Late Spring Shouldn't Affect Potato CropSubmitted: 05/20/2013
Story By Lex Gray

ANTIGO - Most of us waited eagerly for spring so we could start our summer hobbies.

But farmers wait for spring so they can get to work.

John Schroeder runs a potato farm in Antigo.

He says the late spring could mean a bad harvest for crops like alfalfa, but potatoes should be just fine.

"It generally started a little wet and cold, he said. "We were probably three or four days behind planting right now, but we had a good week last week, so we're catching up."

Schroeder farms 2,200 acres.

He started planting May 2 and says he's on schedule to finish by the first week of June.

No matter what the summer weather is like, Schroeder is confident in his crop.

"Our crop is 100 percent irrigated, so we're pretty much not dependent on the rain," he said. "The ground is in really good shape, so we're expecting a good crop coming out this fall."

Langlade County is one of the top producers of seed potatoes in the state.

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WAUSAU - Teachers from Wausau East High School are finalists in a contest sponsored by Farmers Insurance.  

They could win $100,000 to convert Wausau East's current technology lab into a state-of -the-art digital space.

The teachers have moved up to 5 place in the contest. 

They need to stay in the top six until October 31 to win the $100,000. 

Teachers Paula Hase and Elizabeth Kysely, both saw a need in their community. 

They want their students to be able to have the same opportunities as students in other areas of the country.

"In the last five years we have had our resources cut back," said Hase.

 "So it would be great to bring this chunk of money and make a significant difference in a program and ramp it up to quality level.

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SCHOFIELD - Earlier this week, people found out Affordable Care Act premiums would go up by an average of more than 20 percent next year. In some cases, that could make some payments go up $50 to $300 per month.

It's just one reason two senators called Obamacare "a disaster."

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RHINELANDER - Fifty-one Wisconsin residents lost their lives to domestic violence last year.

Rhinelander's Tri-County Council on Domestic Violence and Sexual Assault will honor those lives Friday night at a vigil.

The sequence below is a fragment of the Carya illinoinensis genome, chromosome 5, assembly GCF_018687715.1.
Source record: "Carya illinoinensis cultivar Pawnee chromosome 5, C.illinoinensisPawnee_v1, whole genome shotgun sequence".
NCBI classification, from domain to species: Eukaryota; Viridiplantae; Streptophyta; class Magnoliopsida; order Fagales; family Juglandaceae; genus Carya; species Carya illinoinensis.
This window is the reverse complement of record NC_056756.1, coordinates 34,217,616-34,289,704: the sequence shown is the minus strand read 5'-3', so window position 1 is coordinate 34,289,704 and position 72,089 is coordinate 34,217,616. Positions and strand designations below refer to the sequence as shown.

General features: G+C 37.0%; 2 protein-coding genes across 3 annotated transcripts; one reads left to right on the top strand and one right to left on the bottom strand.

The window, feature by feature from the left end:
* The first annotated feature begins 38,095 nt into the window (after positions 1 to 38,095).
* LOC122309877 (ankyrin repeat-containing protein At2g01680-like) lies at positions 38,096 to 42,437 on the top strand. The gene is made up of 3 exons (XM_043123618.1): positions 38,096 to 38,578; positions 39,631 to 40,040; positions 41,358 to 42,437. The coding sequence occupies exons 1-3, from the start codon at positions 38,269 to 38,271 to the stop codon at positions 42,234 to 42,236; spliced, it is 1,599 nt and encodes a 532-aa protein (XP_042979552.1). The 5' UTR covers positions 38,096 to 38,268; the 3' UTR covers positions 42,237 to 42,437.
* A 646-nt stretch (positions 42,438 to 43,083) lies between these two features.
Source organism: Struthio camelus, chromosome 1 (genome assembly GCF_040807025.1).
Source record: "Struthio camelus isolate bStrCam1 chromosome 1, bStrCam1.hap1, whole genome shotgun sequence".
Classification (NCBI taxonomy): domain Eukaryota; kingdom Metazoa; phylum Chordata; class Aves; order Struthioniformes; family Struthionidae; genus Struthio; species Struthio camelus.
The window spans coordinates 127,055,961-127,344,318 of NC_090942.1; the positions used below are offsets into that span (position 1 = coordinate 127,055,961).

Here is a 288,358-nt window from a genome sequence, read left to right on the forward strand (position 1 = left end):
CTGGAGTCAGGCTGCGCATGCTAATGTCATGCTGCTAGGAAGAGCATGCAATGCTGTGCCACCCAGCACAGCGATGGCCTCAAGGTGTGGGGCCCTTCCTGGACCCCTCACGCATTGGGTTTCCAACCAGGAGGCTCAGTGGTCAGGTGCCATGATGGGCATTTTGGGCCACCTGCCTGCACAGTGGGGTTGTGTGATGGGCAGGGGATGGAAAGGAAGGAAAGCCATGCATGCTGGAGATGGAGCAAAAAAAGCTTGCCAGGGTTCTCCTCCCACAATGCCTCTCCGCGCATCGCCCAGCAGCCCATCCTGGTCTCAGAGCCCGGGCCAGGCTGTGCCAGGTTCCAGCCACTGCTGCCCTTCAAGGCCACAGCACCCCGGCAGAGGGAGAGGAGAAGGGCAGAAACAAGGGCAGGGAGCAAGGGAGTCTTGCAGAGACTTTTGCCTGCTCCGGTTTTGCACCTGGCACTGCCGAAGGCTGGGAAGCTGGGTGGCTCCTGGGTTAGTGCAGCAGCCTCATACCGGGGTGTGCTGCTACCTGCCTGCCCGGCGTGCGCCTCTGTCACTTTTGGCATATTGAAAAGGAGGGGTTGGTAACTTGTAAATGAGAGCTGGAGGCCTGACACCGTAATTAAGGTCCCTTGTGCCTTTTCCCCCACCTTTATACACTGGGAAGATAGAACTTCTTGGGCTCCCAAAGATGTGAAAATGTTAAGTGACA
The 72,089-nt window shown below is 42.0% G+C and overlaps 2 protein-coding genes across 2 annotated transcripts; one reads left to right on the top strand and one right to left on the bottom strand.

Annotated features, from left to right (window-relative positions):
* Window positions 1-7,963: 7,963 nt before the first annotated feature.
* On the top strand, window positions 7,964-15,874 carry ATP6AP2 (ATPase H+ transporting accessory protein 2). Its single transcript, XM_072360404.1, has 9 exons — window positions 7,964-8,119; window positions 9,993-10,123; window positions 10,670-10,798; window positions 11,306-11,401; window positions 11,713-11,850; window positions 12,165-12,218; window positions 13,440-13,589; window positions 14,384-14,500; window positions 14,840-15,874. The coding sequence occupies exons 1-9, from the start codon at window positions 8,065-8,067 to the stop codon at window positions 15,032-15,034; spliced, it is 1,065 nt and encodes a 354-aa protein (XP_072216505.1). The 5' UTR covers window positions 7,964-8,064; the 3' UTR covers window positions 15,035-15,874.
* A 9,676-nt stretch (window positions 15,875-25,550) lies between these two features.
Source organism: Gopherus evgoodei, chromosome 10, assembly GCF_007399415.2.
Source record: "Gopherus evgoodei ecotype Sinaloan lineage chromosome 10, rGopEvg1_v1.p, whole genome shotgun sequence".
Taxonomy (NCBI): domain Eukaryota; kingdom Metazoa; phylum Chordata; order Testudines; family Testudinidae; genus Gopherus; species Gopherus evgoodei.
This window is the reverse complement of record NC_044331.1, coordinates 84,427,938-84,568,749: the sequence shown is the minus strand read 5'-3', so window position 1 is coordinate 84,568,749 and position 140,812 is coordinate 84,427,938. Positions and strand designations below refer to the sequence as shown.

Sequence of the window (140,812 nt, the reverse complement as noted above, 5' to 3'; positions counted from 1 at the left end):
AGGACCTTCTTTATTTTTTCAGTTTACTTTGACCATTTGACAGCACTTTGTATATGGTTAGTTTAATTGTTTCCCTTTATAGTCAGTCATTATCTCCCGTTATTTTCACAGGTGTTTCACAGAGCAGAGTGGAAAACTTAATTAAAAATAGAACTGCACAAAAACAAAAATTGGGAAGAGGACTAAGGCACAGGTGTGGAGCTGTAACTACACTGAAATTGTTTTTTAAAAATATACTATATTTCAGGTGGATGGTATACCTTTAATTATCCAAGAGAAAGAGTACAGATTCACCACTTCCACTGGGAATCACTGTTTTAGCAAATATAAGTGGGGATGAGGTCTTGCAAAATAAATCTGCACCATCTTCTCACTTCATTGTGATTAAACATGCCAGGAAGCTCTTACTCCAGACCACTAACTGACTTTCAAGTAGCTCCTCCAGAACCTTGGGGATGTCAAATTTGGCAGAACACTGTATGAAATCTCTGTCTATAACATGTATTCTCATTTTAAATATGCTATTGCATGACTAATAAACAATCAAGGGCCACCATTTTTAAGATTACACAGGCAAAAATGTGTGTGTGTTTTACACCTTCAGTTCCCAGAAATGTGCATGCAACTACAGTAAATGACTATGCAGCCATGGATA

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PORTAGE COUNTY - Portage County Health and Human Services says it's seen an increase in whooping cough cases in the area. It wants parents to make sure their families are up-to-date on their vaccinations.

Kids usually get a vaccine as a baby, but it says parents may not realize kids need a booster dose at 11-years-old.

Portage County Health and Human Services also recommends adults to get a booster if they haven't had whooping cough since childhood.

Whooping cough usually starts with a runny nose or mild cough, but can be dangerous for babies.

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What We're Working OnSubmitted: 10/28/2016

- Tonight on Newswatch 12:

The Wisconsin high school football level 2 playoffs begin tonight. We will take you live to Green Bay where the Antigo Red Robins will take on Green Bay Notre Dame. We'll give you a preview of that game and tell you the challenge the Robins will face.

Also, on tonight's Friday Night Blitz at the end of Newswatch 12 at 10, we will bring you highlights from that game as well as from Hudson vs. Stevens Point and Marathon vs. Abbotsford.

We'll bring you this and more tonight on Newswatch 12 - news from where you live.

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ONEIDA COUNTY - Prosecutors believe a 52-year-old man from southeastern Wisconsin drove up to Hazelhurst to have sex with a 14-year-old girl he met online.

Robert Weiss  of Hartford appeared via video in Oneida County Court Friday.

According to the criminal complaint, Weiss started talking with the girl on a website called "Hitwe." 

Weiss told the girl his name was Keegan and he was 14 years old.

On October 10, Weiss showed up at the girl's house and sexually assaulted her.

He was arrested early this morning.

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RHINELANDER - The yellow Historical Society Museum on Pelham Street looks like many houses here in Rhinelander, but step through the doorway and see early 1900's history packed from wall to wall.

The Historical Society Museum will have an open house Saturday from noon to 4:00 p.m.

Pieces of Rhinelander's past are preserved inside the house.

Some of those items include a black and white photo of the original hodag, a drum from the old paper mill marching band, and a dining room set made by the Rhinelander Boat Company.

Not only are those items inside the house artifacts, so is the house itself.

"If the walls were empty there would be stories and neat things to see here. You take that, just the neat house and then of course fill it up with all of the items, every room is just a multitude of stories of different items that are in it," said Vice President of the Rhinelander Historical Society Bill Vancos.

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